8 May 2013
“It is important that the 4th Railway Package, as offered by the European Commission, is not rendered ineffective due to the pressure of various interest groups,” remarked Roberts Zile.
“It is important that the 4th Railway Package, as offered by the European Commission, is not rendered ineffective due to the pressure of various interest groups,” remarked Roberts Zile, ECR spokesman in the European Parliament Transport and Tourism committee, commenting on yesterday’s public hearing on the progress of the Single European Railway area and the opening of domestic passenger rail markets.
According to Zile, the large railway companies and the trade unions both presented a variety of counter-arguments for further rail market liberalization in the EU during the debate in the hearing, which indicates an incomplete understanding of the European Commission’s proposal.
“The largest resistance to liberalization of railways came from the Ms Sabine Trier, representative of the European Transport Workers’ Federation. According to her, it is important to maintain the fragmentation of the railway market along individual Member States in order to maintain the workers’ living standard. However, it has to be understood that, if the railway industry is not reformed to make it more competitive with other transport modes, the share of rail transport services will decrease, and the workers will suffer as a result. Moreover, at the moment engine-drivers cannot apply for jobs outside their country due to the closed markets. In many cases this leads to missed opportunities to improve their living standard and increase their wages.”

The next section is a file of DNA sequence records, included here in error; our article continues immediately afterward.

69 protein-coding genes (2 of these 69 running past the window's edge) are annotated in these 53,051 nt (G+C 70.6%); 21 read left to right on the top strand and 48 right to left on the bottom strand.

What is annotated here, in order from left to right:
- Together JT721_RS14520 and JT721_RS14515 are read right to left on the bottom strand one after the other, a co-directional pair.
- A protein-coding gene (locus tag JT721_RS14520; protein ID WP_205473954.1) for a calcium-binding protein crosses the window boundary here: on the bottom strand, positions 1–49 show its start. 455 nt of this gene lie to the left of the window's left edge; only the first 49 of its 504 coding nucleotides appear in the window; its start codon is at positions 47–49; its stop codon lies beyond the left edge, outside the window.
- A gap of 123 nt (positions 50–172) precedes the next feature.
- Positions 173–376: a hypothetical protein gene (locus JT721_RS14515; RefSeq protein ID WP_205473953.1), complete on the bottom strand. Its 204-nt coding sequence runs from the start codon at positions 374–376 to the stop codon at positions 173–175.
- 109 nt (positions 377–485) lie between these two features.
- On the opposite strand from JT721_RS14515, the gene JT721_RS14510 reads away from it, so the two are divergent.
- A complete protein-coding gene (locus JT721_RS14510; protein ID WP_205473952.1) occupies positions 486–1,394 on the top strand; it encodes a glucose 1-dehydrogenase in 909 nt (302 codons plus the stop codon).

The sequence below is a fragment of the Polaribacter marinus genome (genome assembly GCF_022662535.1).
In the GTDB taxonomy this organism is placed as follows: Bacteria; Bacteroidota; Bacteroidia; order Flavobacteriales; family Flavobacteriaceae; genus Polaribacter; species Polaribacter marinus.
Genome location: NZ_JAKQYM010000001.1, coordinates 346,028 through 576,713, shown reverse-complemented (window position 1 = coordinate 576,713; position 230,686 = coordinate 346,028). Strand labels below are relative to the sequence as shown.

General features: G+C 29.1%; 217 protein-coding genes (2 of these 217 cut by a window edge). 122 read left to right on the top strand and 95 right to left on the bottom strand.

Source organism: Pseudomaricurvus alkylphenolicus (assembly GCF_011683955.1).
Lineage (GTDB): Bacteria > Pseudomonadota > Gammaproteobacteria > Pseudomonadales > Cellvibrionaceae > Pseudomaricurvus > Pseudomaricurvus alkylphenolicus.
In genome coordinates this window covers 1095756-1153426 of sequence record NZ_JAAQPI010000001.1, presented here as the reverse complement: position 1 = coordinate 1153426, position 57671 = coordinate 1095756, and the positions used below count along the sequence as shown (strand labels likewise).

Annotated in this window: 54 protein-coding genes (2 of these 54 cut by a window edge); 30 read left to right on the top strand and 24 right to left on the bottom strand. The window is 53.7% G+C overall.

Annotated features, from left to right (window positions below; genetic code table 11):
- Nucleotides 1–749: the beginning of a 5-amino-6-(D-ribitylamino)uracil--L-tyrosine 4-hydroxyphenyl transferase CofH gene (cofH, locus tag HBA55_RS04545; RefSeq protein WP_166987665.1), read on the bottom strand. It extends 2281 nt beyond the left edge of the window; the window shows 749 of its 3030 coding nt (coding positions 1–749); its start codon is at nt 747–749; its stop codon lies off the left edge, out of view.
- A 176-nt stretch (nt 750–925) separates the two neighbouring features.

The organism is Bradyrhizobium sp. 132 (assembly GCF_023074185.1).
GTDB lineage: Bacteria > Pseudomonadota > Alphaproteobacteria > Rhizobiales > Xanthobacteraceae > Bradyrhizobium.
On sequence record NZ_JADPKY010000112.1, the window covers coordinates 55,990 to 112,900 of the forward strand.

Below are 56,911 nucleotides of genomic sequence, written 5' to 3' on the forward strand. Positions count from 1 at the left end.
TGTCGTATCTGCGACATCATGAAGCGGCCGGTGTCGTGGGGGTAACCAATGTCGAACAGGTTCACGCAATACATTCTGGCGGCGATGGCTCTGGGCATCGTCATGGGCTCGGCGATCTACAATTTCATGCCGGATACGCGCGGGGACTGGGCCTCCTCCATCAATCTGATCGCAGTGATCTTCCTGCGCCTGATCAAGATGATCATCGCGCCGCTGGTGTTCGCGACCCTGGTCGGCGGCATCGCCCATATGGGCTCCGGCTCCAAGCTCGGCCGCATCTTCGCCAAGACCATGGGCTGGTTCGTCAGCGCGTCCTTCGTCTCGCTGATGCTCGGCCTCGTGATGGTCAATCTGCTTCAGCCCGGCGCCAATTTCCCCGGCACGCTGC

However, Zile also expressed hope that the 4th Railway Package will successfully endure the upcoming legislative process through the European Parliament and the Council, and will in the future significantly contribute to the EU economy.
“It is absolutely clear that without creating real competition in the railway sector, the EU rail transport market will slowly decline. According to statistics, the modal share of passenger rail in intra-EU transport has on average remained more or less constant since 2000, at around 6%, whereas the modal share of rail freight has decreased from 11.5% to 10.2%. At the same time, for example, domestic rail market liberalization could produce more than €40 billion of financial benefits for citizens and companies involved by 2035 and would allow provision of up to 16 billion additional passenger-kilometres.”
At the beginning of this year, the European Commission announced long-awaited proposals for the 4th Railway Package. The proposals aim to eliminate the existing technical and administrative barriers, as well as other factors hampering competition, which preclude the restructuring of the railway sector and improvements of rail service quality and efficiency.
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